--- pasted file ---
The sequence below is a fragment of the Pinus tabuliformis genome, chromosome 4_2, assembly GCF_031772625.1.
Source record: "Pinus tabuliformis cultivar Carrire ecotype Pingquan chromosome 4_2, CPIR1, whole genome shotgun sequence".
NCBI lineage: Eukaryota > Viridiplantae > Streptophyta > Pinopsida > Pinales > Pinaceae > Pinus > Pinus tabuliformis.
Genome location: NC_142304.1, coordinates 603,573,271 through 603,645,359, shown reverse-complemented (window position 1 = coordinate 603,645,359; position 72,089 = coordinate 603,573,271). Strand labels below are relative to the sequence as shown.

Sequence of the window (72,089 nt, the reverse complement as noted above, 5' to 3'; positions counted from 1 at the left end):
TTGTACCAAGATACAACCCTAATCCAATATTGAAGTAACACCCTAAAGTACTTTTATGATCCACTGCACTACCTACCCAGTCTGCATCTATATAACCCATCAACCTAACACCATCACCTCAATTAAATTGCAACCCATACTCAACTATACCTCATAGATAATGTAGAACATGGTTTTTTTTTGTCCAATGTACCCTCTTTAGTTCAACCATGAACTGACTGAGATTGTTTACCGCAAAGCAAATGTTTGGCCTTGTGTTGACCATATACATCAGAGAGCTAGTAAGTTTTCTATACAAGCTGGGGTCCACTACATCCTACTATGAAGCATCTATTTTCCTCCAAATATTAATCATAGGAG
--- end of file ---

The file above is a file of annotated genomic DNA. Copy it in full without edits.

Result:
The sequence below is a fragment of the Pinus tabuliformis genome, chromosome 4_2, assembly GCF_031772625.1.
Source record: "Pinus tabuliformis cultivar Carrire ecotype Pingquan chromosome 4_2, CPIR1, whole genome shotgun sequence".
NCBI lineage: Eukaryota > Viridiplantae > Streptophyta > Pinopsida > Pinales > Pinaceae > Pinus > Pinus tabuliformis.
Genome location: NC_142304.1, coordinates 603,573,271 through 603,645,359, shown reverse-complemented (window position 1 = coordinate 603,645,359; position 72,089 = coordinate 603,573,271). Strand labels below are relative to the sequence as shown.

Sequence of the window (72,089 nt, the reverse complement as noted above, 5' to 3'; positions counted from 1 at the left end):
TTGTACCAAGATACAACCCTAATCCAATATTGAAGTAACACCCTAAAGTACTTTTATGATCCACTGCACTACCTACCCAGTCTGCATCTATATAACCCATCAACCTAACACCATCACCTCAATTAAATTGCAACCCATACTCAACTATACCTCATAGATAATGTAGAACATGGTTTTTTTTTGTCCAATGTACCCTCTTTAGTTCAACCATGAACTGACTGAGATTGTTTACCGCAAAGCAAATGTTTGGCCTTGTGTTGACCATATACATCAGAGAGCTAGTAAGTTTTCTATACAAGCTGGGGTCCACTACATCCTACTATGAAGCATCTATTTTCCTCCAAATATTAATCATAGGAG